Friday, May 25, 2012

Resume Bomb: Beginning Consequences

Now, most of you probably know that I have had to make due with some...unfulfilling employment over recent years.  Nothing astronomically bad (although they've all had those moments!) just not what I really want to do.

As a teenager, I pretty much grew up in a television studio.  I could run anything in the studio (except for maybe the vcrs that actually sent out each program over the airwaves--I never touched those!) and loved it all.  I worked for free, every day after school for HOURS, helping people with their shows.  This is what I want to get involved with again...although, as an adult, I want to be paid for it.

Fast forward to now.  After working with a temp agency, scouring job boards and exhausting my connections, I've decided to take a simple route:  I will send my resume and cover letter to television studios within x miles of my home.

So, on Tuesday I sent out my first ten resumes/cover letters.  I call this "resume bombing".  These attempts to reach stations are totally unsolicited, and while I'm not sure this is professional of me, at this point I don't care anymore.  I'd just liked to get my name out there.

Today I got my first call back.

Now, I'm shy to pick up unknown or blocked numbers.  I hate the telephone and loathe getting into a situation with a telemarketer or a persistent friend who won't let me go when I say "I have to go."  But when applying for jobs?  Yeah, I have to make an exception.

My phone rang first at 8:32 AM.  My alarm clock doesn't go off until 9, so I automatically hit "reject" without even thinking.  Don't try to talk to me pre-alarm.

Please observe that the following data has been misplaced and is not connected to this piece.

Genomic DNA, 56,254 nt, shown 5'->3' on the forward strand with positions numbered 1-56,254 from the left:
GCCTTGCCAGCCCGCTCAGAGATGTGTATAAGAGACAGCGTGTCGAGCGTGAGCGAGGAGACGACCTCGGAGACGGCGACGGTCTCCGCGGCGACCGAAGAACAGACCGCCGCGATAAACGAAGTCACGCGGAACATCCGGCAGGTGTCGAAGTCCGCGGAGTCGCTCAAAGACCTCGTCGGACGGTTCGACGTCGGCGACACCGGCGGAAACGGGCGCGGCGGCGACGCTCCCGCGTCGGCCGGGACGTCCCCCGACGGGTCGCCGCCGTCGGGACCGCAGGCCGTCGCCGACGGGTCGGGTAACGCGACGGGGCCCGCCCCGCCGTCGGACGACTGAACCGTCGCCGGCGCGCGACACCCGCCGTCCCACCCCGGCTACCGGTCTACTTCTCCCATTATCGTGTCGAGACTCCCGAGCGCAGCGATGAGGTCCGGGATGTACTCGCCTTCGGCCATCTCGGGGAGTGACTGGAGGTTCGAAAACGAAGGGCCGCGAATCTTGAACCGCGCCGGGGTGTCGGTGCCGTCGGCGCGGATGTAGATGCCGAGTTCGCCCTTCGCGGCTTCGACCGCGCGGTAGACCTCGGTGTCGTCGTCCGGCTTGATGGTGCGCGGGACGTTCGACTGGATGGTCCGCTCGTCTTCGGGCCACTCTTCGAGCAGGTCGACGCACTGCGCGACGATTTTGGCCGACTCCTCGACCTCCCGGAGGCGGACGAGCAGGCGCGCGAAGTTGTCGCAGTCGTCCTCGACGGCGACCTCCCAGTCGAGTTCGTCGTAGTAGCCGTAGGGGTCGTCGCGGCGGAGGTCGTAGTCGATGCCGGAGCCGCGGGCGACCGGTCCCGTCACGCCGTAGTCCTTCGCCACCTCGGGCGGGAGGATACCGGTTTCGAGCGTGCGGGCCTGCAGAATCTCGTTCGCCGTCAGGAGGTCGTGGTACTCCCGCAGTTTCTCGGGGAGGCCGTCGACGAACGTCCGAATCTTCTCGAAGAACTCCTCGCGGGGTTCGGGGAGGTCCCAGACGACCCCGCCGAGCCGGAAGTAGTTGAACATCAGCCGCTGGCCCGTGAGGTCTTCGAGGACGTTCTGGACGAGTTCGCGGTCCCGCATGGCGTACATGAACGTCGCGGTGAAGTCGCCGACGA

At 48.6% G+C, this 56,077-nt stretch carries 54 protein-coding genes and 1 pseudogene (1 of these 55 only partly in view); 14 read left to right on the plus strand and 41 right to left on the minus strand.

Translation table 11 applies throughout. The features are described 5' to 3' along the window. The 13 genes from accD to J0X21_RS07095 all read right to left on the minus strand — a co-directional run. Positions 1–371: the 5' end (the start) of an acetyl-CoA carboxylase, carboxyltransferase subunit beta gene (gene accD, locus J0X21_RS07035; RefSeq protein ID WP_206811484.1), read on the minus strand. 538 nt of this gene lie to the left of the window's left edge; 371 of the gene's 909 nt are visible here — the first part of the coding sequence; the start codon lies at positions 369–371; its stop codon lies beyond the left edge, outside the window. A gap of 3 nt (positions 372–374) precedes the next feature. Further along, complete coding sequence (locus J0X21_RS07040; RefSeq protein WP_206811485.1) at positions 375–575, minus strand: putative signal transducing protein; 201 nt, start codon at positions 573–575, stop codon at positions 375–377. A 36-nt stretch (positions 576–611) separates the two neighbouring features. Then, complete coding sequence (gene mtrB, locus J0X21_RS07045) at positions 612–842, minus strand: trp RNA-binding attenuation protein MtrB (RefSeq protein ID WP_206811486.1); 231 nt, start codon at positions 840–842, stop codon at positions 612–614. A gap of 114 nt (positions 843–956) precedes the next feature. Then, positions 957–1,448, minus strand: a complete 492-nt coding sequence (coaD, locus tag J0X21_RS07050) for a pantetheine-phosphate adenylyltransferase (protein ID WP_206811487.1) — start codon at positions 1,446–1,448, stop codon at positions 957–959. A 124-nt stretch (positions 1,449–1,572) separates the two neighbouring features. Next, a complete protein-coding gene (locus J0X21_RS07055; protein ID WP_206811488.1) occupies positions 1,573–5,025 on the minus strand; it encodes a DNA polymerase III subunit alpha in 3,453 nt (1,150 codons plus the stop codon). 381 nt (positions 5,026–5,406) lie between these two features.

Then, at 10:18, I missed another call.  Thinking, oh, crap.  I sent out my resume!  Maybe this is someone calling about that...I googled both numbers (they were different) but they both went to the same place.  It was, in fact, one of the places I resume-bombed.

But they weren't leaving messages.  Just calling and hanging up.  Wtf?

Finally, I kept glued to my phone.  At 8:22 PM, they finally called back again.

"I'm a little confused,"  a mans voice said to me.  "I don't know what you've been told...but we don't do this sort of thing.  We finance documentaries and Broadway musicals."

(An avid lover of all things Broadway, my stomach jumped a little at these words.  I refrained from immediately babbling that I loved Broadway too and would they hire me for something else instead?)

He asked, "Did my partner ask you to send him your resume?"

I 'fessed up--that I had found his business listing online in the yellow pages under the "television studio" section.

He seemed relieved and told me that he was concerned his partner had been trying to hire someone behind his back.  I assured him there was no funny business around my letter--I was simply trying to reach studios in my area.  I apologized for wasting his time and thought we would hang up, but he went on:

"Well, I don't know if they're hiring, but I have a meeting tomorrow at [local television studio].  I have a friend there.  I can get your resume to him while I'm there."


I was a little stunned.  Honestly, I fully expected people to respond to my unsolicited resume/cover letter with distain.  With, "Why are you wasting my time?"  with, "You don't have a degree in this." with, "You don't know how to use program x?  Or program y?"  Or, moreover, with SILENCE.

For a first-responder, this stranger far exceeded my expectations.

Thanks, random dude.  Even if they aren't hiring and our conversation doesn't end in my getting a job, you've made me feel a little bit better about the human race today.  For everyone who is judging me harshly, there's another person somewhere who's willing to lend a hand where it's needed.  And I appreciate that.

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